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  • A Taste of Druze Cuisine

    The hospitality and cuisine of the Druze community have been known for more than a thousand years in the eastern Mediterranean and Middle East. The modern states of Syria, Lebanon, Israel and Jordan have the largest Druze populations today, but you can also find Druze people in many other countries.

    In New York City, Israeli Druze chef Gazala Halabi owns two acclaimed Druze restaurants, one in Hell's Kitchen and a second on the Upper West Side. That's it, though: If you want authentic Druze cuisine outside Manhattan, you're on your own.

    Ronit has a special nostalgia for Druze cookery. While growing up in Israel, she loved to stop by Druze villages for a favorite treat: crepe-thin Druze pitas, made of dough thats stretched and spun before being tossed onto a convex outdoor griddle where it bubbles as it bakes. Continue reading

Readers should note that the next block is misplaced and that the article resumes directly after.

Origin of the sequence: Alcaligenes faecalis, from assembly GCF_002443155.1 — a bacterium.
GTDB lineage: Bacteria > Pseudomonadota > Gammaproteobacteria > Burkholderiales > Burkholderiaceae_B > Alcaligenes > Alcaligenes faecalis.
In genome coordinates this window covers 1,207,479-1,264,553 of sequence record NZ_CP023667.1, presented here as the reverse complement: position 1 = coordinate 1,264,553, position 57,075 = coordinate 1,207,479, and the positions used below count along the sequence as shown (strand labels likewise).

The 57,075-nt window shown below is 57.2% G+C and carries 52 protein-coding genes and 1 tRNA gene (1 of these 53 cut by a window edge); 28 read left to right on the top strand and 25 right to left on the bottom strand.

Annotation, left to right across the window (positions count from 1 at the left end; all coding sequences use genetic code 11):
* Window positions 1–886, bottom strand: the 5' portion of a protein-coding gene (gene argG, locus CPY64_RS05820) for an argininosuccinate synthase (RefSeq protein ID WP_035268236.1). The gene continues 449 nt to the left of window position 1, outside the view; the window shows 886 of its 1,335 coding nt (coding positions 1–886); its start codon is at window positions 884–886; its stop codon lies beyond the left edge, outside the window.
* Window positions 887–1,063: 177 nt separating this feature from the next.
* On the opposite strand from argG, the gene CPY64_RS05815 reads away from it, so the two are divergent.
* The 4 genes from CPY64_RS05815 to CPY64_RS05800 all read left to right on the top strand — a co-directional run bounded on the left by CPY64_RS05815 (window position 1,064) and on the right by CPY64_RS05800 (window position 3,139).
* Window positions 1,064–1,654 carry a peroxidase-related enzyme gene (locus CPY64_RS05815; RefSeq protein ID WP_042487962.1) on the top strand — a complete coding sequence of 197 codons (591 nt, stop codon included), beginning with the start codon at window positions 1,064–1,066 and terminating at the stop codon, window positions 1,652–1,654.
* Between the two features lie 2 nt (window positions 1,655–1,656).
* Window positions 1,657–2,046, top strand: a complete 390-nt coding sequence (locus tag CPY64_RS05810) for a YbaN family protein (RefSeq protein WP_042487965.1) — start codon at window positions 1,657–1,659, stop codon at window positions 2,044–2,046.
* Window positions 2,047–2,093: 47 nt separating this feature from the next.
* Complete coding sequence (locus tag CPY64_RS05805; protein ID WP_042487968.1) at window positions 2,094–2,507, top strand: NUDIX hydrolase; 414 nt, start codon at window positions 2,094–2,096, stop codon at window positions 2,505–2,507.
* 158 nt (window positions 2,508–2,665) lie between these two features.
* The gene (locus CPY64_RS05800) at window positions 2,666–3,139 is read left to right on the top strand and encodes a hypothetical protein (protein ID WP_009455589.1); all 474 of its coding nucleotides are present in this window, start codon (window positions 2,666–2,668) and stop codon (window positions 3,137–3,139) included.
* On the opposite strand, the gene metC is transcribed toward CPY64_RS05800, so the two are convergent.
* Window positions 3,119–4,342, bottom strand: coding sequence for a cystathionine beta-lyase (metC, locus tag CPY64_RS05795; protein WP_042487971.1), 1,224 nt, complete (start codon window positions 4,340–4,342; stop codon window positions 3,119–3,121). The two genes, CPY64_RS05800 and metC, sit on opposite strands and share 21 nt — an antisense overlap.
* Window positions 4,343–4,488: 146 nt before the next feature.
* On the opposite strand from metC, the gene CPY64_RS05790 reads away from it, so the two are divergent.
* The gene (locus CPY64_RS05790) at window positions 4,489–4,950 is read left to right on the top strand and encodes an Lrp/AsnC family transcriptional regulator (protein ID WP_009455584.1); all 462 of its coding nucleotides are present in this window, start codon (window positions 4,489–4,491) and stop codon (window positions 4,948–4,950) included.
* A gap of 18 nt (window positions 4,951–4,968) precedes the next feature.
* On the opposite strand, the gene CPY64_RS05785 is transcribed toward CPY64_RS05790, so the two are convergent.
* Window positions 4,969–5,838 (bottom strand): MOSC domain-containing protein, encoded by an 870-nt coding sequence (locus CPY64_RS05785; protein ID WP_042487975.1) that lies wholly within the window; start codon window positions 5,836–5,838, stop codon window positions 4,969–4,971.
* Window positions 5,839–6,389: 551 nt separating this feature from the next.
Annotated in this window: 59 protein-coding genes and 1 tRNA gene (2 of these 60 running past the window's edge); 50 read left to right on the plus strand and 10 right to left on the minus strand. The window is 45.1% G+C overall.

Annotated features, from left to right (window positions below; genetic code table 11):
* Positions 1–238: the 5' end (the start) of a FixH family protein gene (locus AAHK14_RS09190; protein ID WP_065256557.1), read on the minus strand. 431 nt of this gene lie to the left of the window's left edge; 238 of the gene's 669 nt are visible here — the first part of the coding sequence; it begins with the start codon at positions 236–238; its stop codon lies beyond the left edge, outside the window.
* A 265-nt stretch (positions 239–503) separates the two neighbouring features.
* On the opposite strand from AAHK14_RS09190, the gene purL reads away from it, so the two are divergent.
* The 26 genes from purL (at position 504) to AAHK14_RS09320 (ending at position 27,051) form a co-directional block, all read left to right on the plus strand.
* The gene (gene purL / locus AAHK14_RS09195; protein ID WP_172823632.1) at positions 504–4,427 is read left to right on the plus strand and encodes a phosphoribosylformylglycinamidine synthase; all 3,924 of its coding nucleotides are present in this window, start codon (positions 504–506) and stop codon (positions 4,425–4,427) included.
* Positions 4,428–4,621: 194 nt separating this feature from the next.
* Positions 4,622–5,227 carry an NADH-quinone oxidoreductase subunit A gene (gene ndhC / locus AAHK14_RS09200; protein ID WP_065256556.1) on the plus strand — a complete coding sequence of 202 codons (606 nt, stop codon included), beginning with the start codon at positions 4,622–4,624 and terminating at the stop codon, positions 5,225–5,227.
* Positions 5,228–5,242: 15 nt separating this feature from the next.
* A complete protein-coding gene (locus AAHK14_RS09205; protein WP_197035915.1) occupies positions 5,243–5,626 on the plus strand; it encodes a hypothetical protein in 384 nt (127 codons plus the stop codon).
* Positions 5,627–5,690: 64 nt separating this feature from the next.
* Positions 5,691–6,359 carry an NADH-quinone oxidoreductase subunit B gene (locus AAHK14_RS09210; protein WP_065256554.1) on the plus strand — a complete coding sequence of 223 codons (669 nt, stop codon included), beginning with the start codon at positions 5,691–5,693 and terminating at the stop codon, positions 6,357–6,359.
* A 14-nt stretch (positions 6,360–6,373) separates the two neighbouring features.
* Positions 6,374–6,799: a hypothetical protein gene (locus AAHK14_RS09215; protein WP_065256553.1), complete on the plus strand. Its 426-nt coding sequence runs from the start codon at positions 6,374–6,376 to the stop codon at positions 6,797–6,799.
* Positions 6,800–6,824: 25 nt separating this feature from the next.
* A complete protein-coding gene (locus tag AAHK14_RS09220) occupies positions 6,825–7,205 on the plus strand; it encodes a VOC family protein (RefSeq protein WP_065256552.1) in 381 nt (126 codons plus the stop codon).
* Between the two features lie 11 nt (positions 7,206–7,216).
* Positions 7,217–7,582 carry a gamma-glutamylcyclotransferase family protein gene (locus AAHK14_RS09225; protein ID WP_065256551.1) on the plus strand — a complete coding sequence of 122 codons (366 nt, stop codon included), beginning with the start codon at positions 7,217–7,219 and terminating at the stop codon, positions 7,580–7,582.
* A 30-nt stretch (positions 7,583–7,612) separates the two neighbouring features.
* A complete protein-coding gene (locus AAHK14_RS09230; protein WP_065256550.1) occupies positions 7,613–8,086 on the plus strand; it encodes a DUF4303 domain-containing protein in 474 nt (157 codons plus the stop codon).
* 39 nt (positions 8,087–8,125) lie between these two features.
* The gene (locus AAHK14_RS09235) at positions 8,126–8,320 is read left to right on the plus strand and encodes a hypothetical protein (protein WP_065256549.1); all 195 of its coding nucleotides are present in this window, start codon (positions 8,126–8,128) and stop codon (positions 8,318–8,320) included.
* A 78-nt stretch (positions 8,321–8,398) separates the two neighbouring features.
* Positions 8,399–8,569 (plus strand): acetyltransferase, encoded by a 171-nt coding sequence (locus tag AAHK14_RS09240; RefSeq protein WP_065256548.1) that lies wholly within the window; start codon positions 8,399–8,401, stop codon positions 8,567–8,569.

• Tagine Treasure of the Desert

    The nomadic tribes of North Africa have been traveling across deserts and mountainous terrain for centuries, setting up camp and using tagine (or tajine) pots as portable cauldrons for cooking stews over an open-fire pit. The method might have been slow, but the meal was an all-in-one feast, much like a modern-day crockpot -- for these desert peoples, it was a matter of survival.

    Tagine derives its culinary name from countries such as Morocco, Tunisia and Algeria. These North African countries have a rich culture steeped in Arab, Berber, European and other African influences -- specifically the tagine pots, which are as significant to their cookery as a wok is to Asian cuisine. Continue reading

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